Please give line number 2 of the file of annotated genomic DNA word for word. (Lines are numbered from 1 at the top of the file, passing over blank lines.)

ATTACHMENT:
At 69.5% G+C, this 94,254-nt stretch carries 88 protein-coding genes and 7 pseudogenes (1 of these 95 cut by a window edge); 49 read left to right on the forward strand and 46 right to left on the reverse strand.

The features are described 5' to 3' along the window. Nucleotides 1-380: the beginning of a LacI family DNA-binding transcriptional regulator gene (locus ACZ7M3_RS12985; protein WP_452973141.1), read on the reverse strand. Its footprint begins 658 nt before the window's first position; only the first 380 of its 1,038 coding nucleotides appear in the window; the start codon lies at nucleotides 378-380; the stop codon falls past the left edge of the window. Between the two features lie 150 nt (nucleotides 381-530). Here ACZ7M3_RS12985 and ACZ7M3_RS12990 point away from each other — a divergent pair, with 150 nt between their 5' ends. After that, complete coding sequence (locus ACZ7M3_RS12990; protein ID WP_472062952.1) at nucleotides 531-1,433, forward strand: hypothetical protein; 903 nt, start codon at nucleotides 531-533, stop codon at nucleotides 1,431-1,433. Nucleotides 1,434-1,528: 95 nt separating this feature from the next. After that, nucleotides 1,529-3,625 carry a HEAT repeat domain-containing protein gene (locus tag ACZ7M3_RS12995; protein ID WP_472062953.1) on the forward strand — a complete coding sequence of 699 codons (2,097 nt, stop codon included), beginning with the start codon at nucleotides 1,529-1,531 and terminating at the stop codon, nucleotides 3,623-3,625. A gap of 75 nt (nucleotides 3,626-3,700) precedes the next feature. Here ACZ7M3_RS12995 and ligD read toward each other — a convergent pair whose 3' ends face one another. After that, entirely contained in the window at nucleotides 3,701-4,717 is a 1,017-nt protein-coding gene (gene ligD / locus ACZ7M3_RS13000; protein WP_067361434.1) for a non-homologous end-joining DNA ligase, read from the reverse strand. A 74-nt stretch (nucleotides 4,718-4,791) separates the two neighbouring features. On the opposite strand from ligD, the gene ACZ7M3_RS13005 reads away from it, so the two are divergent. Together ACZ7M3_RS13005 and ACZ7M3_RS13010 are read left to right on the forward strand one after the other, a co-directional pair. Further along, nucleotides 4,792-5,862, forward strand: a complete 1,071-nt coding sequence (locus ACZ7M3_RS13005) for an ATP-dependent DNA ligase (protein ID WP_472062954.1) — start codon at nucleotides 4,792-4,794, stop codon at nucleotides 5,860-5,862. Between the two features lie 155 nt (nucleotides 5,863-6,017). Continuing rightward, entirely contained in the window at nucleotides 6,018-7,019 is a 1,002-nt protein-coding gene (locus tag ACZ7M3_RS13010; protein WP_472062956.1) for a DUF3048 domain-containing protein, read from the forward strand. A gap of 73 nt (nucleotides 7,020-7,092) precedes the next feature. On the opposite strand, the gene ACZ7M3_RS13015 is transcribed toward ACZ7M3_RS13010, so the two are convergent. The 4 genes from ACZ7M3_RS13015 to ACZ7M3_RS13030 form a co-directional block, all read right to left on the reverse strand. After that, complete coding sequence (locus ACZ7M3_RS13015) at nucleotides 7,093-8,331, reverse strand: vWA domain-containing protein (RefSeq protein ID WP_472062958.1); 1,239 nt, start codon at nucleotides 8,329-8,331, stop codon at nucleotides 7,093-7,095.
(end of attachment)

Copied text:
The features are described 5' to 3' along the window. Nucleotides 1-380: the beginning of a LacI family DNA-binding transcriptional regulator gene (locus ACZ7M3_RS12985; protein WP_452973141.1), read on the reverse strand. Its footprint begins 658 nt before the window's first position; only the first 380 of its 1,038 coding nucleotides appear in the window; the start codon lies at nucleotides 378-380; the stop codon falls past the left edge of the window. Between the two features lie 150 nt (nucleotides 381-530). Here ACZ7M3_RS12985 and ACZ7M3_RS12990 point away from each other — a divergent pair, with 150 nt between their 5' ends. After that, complete coding sequence (locus ACZ7M3_RS12990; protein ID WP_472062952.1) at nucleotides 531-1,433, forward strand: hypothetical protein; 903 nt, start codon at nucleotides 531-533, stop codon at nucleotides 1,431-1,433. Nucleotides 1,434-1,528: 95 nt separating this feature from the next. After that, nucleotides 1,529-3,625 carry a HEAT repeat domain-containing protein gene (locus tag ACZ7M3_RS12995; protein ID WP_472062953.1) on the forward strand — a complete coding sequence of 699 codons (2,097 nt, stop codon included), beginning with the start codon at nucleotides 1,529-1,531 and terminating at the stop codon, nucleotides 3,623-3,625. A gap of 75 nt (nucleotides 3,626-3,700) precedes the next feature. Here ACZ7M3_RS12995 and ligD read toward each other — a convergent pair whose 3' ends face one another. After that, entirely contained in the window at nucleotides 3,701-4,717 is a 1,017-nt protein-coding gene (gene ligD / locus ACZ7M3_RS13000; protein WP_067361434.1) for a non-homologous end-joining DNA ligase, read from the reverse strand. A 74-nt stretch (nucleotides 4,718-4,791) separates the two neighbouring features. On the opposite strand from ligD, the gene ACZ7M3_RS13005 reads away from it, so the two are divergent. Together ACZ7M3_RS13005 and ACZ7M3_RS13010 are read left to right on the forward strand one after the other, a co-directional pair. Further along, nucleotides 4,792-5,862, forward strand: a complete 1,071-nt coding sequence (locus ACZ7M3_RS13005) for an ATP-dependent DNA ligase (protein ID WP_472062954.1) — start codon at nucleotides 4,792-4,794, stop codon at nucleotides 5,860-5,862. Between the two features lie 155 nt (nucleotides 5,863-6,017). Continuing rightward, entirely contained in the window at nucleotides 6,018-7,019 is a 1,002-nt protein-coding gene (locus tag ACZ7M3_RS13010; protein WP_472062956.1) for a DUF3048 domain-containing protein, read from the forward strand. A gap of 73 nt (nucleotides 7,020-7,092) precedes the next feature. On the opposite strand, the gene ACZ7M3_RS13015 is transcribed toward ACZ7M3_RS13010, so the two are convergent. The 4 genes from ACZ7M3_RS13015 to ACZ7M3_RS13030 form a co-directional block, all read right to left on the reverse strand. After that, complete coding sequence (locus ACZ7M3_RS13015) at nucleotides 7,093-8,331, reverse strand: vWA domain-containing protein (RefSeq protein ID WP_472062958.1); 1,239 nt, start codon at nucleotides 8,329-8,331, stop codon at nucleotides 7,093-7,095.